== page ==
Now, maybe Steve just forgot to take CCE’s copyright out. I mean, that was over 10 years ago. Isn’t it a bit odd then, that BCSS has “Copyright
Feel free to search the Copyright Database yourself @ http://cocatalog.loc.gov. Just search for ‘best consignment software’ and you’ll find that CCE copyrighted that name, not BCSS.
How can BCSS just get away with that? If anyone wants to contact BCSS’ web host and ask them why they have a false copyright on their website, BCSS’ public WhoIs records can be found at…
His site is hosted at Pair Networks (pair.com) and [email protected] is the contact email, if you’d like to bring this to his host’s attention…
When people are trying to get help with consignment software, or are trying to get help finding new consignment software, they don’t need shenanigans like this. Business owners can’t waste their time and money on a company that won’t respond to their calls or emails and who clearly have no regard for honesty or facts. Why the hell else would BCSS post CCE’s copyright on their home page?
All of the information above is 100% public and 10)% verifiable. All it takes is a little bit if sleuthing to uncover the facts.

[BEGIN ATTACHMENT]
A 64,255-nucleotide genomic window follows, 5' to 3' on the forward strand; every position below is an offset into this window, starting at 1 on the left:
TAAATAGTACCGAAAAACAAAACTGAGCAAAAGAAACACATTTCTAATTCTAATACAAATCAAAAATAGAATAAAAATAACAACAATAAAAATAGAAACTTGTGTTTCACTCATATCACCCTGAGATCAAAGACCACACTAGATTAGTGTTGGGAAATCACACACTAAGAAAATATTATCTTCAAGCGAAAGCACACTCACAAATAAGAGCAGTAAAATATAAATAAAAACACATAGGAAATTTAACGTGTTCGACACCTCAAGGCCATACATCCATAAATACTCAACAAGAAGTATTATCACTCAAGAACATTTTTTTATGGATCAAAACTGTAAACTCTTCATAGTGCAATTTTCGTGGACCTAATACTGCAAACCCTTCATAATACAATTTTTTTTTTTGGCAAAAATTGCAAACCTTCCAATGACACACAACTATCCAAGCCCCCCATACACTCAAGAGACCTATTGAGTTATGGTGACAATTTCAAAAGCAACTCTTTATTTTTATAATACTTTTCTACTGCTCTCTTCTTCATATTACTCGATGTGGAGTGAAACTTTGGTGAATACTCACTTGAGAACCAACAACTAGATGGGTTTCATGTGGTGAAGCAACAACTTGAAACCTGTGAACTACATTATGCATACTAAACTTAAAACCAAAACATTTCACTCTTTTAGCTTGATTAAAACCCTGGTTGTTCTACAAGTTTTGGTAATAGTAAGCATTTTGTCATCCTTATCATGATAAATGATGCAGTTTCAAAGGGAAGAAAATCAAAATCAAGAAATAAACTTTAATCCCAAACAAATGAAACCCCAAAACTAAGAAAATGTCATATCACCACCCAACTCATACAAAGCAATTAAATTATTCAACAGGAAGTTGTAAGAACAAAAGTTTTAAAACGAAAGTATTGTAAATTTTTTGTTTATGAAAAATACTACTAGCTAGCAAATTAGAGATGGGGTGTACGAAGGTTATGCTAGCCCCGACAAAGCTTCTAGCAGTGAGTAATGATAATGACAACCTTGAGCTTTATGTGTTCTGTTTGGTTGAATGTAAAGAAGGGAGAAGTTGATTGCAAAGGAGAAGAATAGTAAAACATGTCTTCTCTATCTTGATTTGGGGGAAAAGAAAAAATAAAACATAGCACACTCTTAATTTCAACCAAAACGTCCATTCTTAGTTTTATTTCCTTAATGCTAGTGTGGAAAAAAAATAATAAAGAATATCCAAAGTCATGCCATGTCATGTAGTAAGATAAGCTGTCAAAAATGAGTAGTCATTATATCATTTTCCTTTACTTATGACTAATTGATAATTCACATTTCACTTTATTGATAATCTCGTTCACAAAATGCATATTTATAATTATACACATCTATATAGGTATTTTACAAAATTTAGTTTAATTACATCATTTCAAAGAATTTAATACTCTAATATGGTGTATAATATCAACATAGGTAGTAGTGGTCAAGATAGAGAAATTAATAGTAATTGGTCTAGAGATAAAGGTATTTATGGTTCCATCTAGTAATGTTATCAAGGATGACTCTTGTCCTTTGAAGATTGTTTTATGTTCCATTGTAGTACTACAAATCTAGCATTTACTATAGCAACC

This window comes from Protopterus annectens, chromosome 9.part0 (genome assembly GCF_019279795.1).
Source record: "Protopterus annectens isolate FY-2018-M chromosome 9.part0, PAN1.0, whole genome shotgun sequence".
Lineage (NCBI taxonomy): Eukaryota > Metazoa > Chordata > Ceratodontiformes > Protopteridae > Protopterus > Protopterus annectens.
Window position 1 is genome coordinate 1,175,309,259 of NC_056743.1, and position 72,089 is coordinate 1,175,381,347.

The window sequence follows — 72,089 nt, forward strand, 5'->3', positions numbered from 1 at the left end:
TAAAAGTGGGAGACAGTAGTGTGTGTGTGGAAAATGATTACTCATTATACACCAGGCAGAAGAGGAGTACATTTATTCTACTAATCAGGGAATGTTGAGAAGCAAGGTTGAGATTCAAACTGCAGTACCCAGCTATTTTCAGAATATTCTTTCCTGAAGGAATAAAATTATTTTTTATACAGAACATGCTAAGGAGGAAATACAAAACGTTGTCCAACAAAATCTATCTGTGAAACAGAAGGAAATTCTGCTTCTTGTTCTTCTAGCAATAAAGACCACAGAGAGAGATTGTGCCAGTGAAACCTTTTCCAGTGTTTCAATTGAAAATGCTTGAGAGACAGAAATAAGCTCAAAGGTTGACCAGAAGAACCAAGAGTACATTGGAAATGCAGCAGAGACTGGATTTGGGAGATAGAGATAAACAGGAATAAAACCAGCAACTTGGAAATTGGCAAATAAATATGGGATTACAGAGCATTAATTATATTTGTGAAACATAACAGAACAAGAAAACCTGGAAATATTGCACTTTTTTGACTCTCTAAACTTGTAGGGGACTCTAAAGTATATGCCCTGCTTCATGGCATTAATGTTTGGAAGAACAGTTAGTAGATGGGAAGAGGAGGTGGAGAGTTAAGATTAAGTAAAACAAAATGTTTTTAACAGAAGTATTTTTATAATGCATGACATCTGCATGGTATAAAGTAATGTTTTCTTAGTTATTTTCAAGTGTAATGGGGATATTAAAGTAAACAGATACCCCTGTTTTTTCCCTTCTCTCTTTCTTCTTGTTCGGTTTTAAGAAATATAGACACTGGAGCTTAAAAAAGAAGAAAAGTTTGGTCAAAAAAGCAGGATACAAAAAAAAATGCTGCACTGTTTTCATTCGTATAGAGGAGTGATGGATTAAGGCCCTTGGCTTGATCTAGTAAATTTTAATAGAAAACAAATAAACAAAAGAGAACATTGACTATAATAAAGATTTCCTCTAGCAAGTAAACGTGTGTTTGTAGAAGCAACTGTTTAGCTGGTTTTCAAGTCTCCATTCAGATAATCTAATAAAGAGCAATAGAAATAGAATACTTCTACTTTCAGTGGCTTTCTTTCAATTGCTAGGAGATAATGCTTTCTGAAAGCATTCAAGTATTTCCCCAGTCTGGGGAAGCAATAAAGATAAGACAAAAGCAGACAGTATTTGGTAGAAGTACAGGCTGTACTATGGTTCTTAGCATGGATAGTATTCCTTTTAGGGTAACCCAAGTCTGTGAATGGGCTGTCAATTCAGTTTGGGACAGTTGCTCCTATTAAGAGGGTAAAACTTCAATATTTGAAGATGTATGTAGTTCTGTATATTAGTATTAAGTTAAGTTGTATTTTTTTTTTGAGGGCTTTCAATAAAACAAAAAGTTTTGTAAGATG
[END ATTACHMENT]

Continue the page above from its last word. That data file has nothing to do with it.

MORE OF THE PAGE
If you’re looking for help finding the best consignment software program for you, The Computer Peeps offer a FREE 30-minute consultation. We’ll help you isolate your needs and wants, then find a program that best matches those.
This one seems to come and go, but I’ve seen a handful of people click this latest Facebook scam link. This one is called This Guy Took A Picture Of His Face Every Day For 8 Years. Here’s a screen shot of the bogus post:
This link takes you to a *questionable* URL – pastehtml dot com. I am intentionally not including a direct-link there and please do not try to visit that URL.
Ok, here are some pointers on how to spot a bogus post on Facebook. Let’s take a closer look at the actual post. Notice the actual URL/website is visible right there on the post, before you even click anything?
Right off the bat, I see pastehtml . com and I realize that is clearly a shady URL. Does that seem like a legit website to you? Is ‘pastehtml’ a company you do business with, a news organization, etc? That is how this stuff “slips by” people – clicking without reading. When you see a a post like this, you should mark it as spam. This will help Facebook to prevent this sort of post in the future.
This fake link will install malware on your system, so if you’ve clicked a post like this on Facebook or if you’ve seen friends/family members that have, it’s time to scan your system. Your security program would pop-up right away, detecting this malware; if it didn’t, your security software isn’t good enough. Also make sure you switch to Firefox so you can start using NoScript to block malicious scripts from running in the first place.
Just please stop clicking these bogus links though! Let us know if you have any questions and don’t forget to come see us at the NARTS Conference 2011!!! We’ll be going over topics just like this in our Online Safety class! More info on the NARTS website. -> http://mycp.biz/narts2011 <-